population through support for breastfeeding.
The Committee shall give particular consideration to:
- the extent of the health benefits of breastfeeding;
- evaluate the impact of marketing of breast milk substitutes on
breastfeeding rates and, in particular, in disadvantaged, Indigenous and
- the potential short and long term impact on the health of Australians of increasing the rate of breastfeeding;
- initiatives to encourage breastfeeding;
- examine the effectiveness of current measures to promote breastfeeding;
- the impact of breastfeeding on the long term sustainability of Australia's
(29 November 2006)
List of abbreviations
Australian Breastfeeding Association
||Australian Bureau of Statistics
||Acquired Immune Deficiency Syndrome
||Australian Institute of Health and Welfare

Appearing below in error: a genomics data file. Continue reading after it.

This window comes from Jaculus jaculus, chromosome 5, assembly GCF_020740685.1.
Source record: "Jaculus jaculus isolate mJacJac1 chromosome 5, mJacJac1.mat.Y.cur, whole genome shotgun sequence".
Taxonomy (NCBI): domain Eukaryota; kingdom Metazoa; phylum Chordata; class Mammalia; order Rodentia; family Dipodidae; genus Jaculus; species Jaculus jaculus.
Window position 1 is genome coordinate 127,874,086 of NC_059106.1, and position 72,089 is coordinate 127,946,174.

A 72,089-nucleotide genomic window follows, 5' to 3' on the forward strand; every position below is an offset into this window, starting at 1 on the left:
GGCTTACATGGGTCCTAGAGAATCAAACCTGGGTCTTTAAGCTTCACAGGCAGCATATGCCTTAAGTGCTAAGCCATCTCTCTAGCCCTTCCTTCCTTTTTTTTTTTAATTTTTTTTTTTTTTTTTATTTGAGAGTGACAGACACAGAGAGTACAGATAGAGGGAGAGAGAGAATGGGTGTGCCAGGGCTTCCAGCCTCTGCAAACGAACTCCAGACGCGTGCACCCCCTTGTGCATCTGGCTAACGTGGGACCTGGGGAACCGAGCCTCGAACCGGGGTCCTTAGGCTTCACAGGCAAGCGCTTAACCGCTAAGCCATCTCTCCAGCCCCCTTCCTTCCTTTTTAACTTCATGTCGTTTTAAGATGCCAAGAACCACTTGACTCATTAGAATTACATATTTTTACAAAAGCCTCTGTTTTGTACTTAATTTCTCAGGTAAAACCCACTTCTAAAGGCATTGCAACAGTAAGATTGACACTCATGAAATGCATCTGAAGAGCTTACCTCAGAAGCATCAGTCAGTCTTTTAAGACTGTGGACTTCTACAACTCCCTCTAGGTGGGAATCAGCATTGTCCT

||Australian Lactation Consultants Association
||Aboriginal Maternal and Infant Health Strategy
||Advisory Panel on the Marketing in Australia of Infant Formula
||Assisted Reproductive Technology
||Baby Friendly Hospital Initiative
||Breastfeeding Friendly Workplace Accreditation
||Computer Assisted Telephone Interview
||Centers for Disease Control (US)
||Department of Health and Ageing
||Food and Agriculture Organisation (UN)
||Food Standards Australia New Zealand
||Growth Assessment and Action
||Gross Domestic Product
||Goods and Services Tax
||Human Immunodeficiency Virus
||International Board Certified Lactation Consultant
||International Baby Food Action Network
||International Code Documentation Centre
||Infant Formula Manufacturers Association of Australia
||In Vitro Fertilisation
||Justice and International Mission (Unit of the Uniting Church in Australia)
||Low Birth Weight
||Long Chain Polyunsaturated Fatty Acid
||Marketing in Australia of Infant Formula
||Maternal and Child Health Nurse
||Multicentre Growth Reference Study
||Mothers Milk Bank
|National Aboriginal and Torres Strait Islander Nutrition Strategy and Action Plan